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Tautologies

The argument that natural selection is a tautology and therefore lacks explanatory power is one of the silliest tropes that creationists have used to impugn evolution. Here’s a decent explanation of why:

Natural selection is in one sense a tautology (i.e., Who are the fittest? Those who survive/leave the most offspring. Who survive/leave the most offspring? The fittest.). But a lot of this is semantic word-play, and depends on how the matter is defined, and for what purpose the definition is raised. There are many areas of life in which circularity and truth go hand in hand (e.g. What is electric charge? That quality of matter on which an electric field acts. What is an electric field? A region in space that exerts a force on electric charge. But no one would deny that the theory of electricity is valid and can’t explain how motors work.)—it is only that circularity cannot be used as independent proof of something. To harp on the issue of tautology can become misleading, if the impression is given that something tautological therefore doesn’t happen. Of course the environment can ‘select’, just as human breeders select.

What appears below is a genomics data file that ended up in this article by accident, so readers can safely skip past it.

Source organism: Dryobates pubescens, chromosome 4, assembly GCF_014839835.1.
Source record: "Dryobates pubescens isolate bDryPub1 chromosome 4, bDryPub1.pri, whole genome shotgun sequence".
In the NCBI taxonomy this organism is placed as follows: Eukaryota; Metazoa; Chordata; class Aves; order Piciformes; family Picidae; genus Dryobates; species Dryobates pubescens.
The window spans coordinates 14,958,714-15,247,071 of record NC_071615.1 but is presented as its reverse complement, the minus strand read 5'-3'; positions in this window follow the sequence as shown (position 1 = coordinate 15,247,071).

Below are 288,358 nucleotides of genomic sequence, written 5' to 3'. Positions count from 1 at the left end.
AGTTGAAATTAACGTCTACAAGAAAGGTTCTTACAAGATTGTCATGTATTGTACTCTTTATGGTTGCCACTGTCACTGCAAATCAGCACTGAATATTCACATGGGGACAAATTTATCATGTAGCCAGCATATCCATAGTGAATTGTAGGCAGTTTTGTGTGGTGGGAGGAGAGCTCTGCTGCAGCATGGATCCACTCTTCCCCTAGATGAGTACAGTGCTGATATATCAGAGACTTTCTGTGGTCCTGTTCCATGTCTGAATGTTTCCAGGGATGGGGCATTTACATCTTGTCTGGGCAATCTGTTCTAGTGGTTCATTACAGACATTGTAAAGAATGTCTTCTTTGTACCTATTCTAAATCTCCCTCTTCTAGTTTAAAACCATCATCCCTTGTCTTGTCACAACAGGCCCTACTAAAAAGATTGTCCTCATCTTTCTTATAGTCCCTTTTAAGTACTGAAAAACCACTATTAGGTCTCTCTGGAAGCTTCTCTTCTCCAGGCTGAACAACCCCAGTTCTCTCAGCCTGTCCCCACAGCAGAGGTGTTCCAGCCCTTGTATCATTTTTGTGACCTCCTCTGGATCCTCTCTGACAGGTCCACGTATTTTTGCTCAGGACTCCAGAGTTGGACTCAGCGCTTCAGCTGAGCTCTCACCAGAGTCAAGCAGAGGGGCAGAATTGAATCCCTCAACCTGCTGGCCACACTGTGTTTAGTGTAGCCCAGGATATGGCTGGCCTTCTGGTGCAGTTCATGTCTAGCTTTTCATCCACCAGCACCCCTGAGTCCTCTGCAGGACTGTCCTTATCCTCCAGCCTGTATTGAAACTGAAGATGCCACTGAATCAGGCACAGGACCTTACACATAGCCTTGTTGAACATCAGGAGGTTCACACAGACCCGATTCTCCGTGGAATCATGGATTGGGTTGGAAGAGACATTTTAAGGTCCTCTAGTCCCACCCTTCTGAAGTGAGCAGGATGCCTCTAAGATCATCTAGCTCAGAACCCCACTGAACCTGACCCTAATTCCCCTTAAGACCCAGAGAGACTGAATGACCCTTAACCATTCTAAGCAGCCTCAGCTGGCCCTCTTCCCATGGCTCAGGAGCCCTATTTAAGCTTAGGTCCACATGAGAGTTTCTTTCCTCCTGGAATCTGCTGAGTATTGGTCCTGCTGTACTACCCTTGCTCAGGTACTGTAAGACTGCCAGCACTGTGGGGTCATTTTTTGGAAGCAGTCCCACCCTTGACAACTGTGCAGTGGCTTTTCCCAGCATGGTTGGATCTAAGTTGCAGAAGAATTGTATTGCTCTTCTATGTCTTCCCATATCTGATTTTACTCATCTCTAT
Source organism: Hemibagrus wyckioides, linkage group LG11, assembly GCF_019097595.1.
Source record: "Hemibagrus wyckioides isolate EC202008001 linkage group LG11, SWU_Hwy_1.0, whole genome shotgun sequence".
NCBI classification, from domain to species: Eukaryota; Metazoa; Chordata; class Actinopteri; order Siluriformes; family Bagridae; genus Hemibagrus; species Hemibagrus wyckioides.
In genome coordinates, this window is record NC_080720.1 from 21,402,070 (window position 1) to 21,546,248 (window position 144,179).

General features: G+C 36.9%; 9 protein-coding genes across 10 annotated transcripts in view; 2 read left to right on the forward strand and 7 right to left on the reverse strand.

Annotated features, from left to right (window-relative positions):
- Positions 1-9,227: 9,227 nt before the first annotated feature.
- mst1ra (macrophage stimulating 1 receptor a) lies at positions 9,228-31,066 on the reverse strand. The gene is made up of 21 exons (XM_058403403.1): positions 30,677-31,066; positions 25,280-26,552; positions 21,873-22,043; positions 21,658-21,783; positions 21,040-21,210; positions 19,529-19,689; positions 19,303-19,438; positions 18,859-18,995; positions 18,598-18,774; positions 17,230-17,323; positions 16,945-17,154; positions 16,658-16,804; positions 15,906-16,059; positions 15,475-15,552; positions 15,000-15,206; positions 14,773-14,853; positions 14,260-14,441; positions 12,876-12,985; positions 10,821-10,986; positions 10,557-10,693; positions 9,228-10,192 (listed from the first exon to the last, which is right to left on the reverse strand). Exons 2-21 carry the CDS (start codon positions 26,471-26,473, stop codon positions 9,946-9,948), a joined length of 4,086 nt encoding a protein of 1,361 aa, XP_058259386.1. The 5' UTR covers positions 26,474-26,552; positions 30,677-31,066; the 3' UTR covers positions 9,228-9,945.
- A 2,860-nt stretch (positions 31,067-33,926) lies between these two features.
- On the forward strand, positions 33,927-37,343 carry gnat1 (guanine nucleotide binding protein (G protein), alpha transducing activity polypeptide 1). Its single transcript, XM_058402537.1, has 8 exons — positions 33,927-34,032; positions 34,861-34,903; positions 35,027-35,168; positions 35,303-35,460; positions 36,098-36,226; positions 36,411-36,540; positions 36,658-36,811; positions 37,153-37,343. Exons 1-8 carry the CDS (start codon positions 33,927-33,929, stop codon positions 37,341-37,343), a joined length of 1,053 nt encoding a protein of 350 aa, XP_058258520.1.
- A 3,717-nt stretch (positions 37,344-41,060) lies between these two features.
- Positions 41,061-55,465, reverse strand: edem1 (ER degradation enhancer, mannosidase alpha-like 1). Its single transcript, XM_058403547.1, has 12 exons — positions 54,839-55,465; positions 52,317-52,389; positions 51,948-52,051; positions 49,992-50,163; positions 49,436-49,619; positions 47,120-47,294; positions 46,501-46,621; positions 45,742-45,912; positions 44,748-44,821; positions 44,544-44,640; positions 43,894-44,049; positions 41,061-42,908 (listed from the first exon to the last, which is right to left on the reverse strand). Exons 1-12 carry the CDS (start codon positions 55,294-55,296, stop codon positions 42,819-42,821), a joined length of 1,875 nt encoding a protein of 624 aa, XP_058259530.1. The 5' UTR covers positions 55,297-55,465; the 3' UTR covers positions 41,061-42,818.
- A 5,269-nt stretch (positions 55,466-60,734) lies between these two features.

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Quite remarkable

The Evolution of Individuality cover

That life is hierarchically organized, with species composed of populations, populations of individuals, individuals of cells, cells of organelles, organelles of genomes, genomes of chromosomes, and chromosomes of genes, is so obvious an observation that it is quite remarkable that we have no general explanation of why this is so. –Leo Buss, The Evolution of Individuality, p. 183

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Final thoughts on Cuba